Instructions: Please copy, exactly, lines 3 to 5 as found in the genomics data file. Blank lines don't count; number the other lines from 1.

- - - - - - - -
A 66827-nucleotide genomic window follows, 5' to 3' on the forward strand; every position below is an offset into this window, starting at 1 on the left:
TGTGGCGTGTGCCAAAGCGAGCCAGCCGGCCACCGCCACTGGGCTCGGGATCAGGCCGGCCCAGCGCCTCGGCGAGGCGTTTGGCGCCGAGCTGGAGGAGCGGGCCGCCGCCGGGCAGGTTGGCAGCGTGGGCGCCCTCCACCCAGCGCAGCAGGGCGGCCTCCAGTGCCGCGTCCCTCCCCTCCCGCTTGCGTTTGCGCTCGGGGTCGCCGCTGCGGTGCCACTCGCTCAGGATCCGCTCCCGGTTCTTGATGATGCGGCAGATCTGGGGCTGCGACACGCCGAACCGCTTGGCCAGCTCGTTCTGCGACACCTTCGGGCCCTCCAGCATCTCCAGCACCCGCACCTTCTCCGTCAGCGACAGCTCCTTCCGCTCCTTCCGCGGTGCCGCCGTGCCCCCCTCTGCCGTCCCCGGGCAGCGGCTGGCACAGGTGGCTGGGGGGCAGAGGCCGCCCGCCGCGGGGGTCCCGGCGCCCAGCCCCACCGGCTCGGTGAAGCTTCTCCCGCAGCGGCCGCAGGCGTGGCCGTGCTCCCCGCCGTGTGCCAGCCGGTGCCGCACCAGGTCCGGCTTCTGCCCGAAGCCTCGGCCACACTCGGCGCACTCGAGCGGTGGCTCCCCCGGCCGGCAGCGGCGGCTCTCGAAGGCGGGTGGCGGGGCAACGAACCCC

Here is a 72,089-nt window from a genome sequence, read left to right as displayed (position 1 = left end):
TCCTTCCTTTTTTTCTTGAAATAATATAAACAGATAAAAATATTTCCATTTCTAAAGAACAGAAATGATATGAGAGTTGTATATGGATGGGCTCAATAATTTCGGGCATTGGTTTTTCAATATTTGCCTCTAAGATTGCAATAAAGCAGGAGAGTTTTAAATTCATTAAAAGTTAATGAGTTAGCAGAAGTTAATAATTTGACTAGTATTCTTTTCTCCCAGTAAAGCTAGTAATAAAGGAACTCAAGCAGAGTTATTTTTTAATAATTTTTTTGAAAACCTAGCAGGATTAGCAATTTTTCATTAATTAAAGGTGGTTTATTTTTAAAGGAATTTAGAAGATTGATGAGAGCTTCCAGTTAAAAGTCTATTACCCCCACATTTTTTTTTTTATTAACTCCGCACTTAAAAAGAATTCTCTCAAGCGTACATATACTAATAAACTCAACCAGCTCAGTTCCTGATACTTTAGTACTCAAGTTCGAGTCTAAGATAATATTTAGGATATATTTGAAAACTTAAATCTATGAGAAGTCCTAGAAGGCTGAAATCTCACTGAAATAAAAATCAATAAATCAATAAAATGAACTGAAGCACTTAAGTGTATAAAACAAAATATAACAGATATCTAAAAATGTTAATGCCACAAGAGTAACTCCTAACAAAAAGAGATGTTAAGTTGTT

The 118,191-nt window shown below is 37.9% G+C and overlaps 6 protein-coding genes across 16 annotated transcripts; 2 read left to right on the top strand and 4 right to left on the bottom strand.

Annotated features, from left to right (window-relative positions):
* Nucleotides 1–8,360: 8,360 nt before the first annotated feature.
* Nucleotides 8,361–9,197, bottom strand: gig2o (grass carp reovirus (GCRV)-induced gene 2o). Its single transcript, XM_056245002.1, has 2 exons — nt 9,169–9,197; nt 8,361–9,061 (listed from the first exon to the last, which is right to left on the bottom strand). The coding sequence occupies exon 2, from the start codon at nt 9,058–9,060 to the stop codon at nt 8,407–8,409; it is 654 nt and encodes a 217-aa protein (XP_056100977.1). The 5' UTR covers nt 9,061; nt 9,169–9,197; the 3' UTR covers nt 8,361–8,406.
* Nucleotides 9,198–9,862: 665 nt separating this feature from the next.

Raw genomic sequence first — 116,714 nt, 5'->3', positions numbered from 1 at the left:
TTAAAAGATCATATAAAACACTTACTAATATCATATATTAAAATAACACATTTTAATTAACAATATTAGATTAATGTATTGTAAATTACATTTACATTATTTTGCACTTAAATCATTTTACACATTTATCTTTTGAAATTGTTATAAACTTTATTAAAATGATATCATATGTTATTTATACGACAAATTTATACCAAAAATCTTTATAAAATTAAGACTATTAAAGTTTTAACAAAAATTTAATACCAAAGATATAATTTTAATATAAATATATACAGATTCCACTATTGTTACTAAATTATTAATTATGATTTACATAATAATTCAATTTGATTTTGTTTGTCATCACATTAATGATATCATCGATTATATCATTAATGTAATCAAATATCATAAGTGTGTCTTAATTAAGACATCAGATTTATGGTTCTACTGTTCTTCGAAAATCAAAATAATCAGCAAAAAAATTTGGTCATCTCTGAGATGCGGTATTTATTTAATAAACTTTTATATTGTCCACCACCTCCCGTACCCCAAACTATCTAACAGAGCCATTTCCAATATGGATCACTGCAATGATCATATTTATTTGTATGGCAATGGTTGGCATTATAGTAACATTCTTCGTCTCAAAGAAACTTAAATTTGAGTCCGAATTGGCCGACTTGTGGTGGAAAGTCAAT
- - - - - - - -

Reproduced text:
Here is a 72,089-nt window from a genome sequence, read left to right as displayed (position 1 = left end):
TCCTTCCTTTTTTTCTTGAAATAATATAAACAGATAAAAATATTTCCATTTCTAAAGAACAGAAATGATATGAGAGTTGTATATGGATGGGCTCAATAATTTCGGGCATTGGTTTTTCAATATTTGCCTCTAAGATTGCAATAAAGCAGGAGAGTTTTAAATTCATTAAAAGTTAATGAGTTAGCAGAAGTTAATAATTTGACTAGTATTCTTTTCTCCCAGTAAAGCTAGTAATAAAGGAACTCAAGCAGAGTTATTTTTTAATAATTTTTTTGAAAACCTAGCAGGATTAGCAATTTTTCATTAATTAAAGGTGGTTTATTTTTAAAGGAATTTAGAAGATTGATGAGAGCTTCCAGTTAAAAGTCTATTACCCCCACATTTTTTTTTTTATTAACTCCGCACTTAAAAAGAATTCTCTCAAGCGTACATATACTAATAAACTCAACCAGCTCAGTTCCTGATACTTTAGTACTCAAGTTCGAGTCTAAGATAATATTTAGGATATATTTGAAAACTTAAATCTATGAGAAGTCCTAGAAGGCTGAAATCTCACTGAAATAAAAATCAATAAATCAATAAAATGAACTGAAGCACTTAAGTGTATAAAACAAAATATAACAGATATCTAAAAATGTTAATGCCACAAGAGTAACTCCTAACAAAAAGAGATGTTAAGTTGTT

The 118,191-nt window shown below is 37.9% G+C and overlaps 6 protein-coding genes across 16 annotated transcripts; 2 read left to right on the top strand and 4 right to left on the bottom strand.